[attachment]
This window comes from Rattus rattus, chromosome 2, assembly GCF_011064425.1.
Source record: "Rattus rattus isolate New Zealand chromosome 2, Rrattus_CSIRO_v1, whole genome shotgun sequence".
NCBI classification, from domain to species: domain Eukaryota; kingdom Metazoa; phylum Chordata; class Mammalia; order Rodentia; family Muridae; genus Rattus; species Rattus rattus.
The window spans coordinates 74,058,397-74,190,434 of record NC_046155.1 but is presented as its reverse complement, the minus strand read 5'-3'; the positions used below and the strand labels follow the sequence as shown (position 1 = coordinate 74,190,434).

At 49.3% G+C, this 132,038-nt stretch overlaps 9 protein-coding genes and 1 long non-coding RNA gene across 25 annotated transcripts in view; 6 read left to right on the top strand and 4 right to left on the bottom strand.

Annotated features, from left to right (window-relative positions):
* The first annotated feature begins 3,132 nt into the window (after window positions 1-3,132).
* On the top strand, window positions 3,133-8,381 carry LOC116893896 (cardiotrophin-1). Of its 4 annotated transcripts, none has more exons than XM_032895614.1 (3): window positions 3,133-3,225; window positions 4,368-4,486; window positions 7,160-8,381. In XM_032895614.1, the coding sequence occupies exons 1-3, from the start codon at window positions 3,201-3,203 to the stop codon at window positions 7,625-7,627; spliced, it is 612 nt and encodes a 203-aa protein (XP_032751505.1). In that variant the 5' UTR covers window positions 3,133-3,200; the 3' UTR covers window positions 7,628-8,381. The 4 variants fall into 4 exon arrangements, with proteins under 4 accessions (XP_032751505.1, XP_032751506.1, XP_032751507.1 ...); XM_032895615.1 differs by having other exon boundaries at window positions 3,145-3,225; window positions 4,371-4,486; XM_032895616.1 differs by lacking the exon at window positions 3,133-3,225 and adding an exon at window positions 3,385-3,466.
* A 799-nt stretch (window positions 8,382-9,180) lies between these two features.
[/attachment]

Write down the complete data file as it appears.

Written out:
This window comes from Rattus rattus, chromosome 2, assembly GCF_011064425.1.
Source record: "Rattus rattus isolate New Zealand chromosome 2, Rrattus_CSIRO_v1, whole genome shotgun sequence".
NCBI classification, from domain to species: domain Eukaryota; kingdom Metazoa; phylum Chordata; class Mammalia; order Rodentia; family Muridae; genus Rattus; species Rattus rattus.
The window spans coordinates 74,058,397-74,190,434 of record NC_046155.1 but is presented as its reverse complement, the minus strand read 5'-3'; the positions used below and the strand labels follow the sequence as shown (position 1 = coordinate 74,190,434).

At 49.3% G+C, this 132,038-nt stretch overlaps 9 protein-coding genes and 1 long non-coding RNA gene across 25 annotated transcripts in view; 6 read left to right on the top strand and 4 right to left on the bottom strand.

Annotated features, from left to right (window-relative positions):
* The first annotated feature begins 3,132 nt into the window (after window positions 1-3,132).
* On the top strand, window positions 3,133-8,381 carry LOC116893896 (cardiotrophin-1). Of its 4 annotated transcripts, none has more exons than XM_032895614.1 (3): window positions 3,133-3,225; window positions 4,368-4,486; window positions 7,160-8,381. In XM_032895614.1, the coding sequence occupies exons 1-3, from the start codon at window positions 3,201-3,203 to the stop codon at window positions 7,625-7,627; spliced, it is 612 nt and encodes a 203-aa protein (XP_032751505.1). In that variant the 5' UTR covers window positions 3,133-3,200; the 3' UTR covers window positions 7,628-8,381. The 4 variants fall into 4 exon arrangements, with proteins under 4 accessions (XP_032751505.1, XP_032751506.1, XP_032751507.1 ...); XM_032895615.1 differs by having other exon boundaries at window positions 3,145-3,225; window positions 4,371-4,486; XM_032895616.1 differs by lacking the exon at window positions 3,133-3,225 and adding an exon at window positions 3,385-3,466.
* A 799-nt stretch (window positions 8,382-9,180) lies between these two features.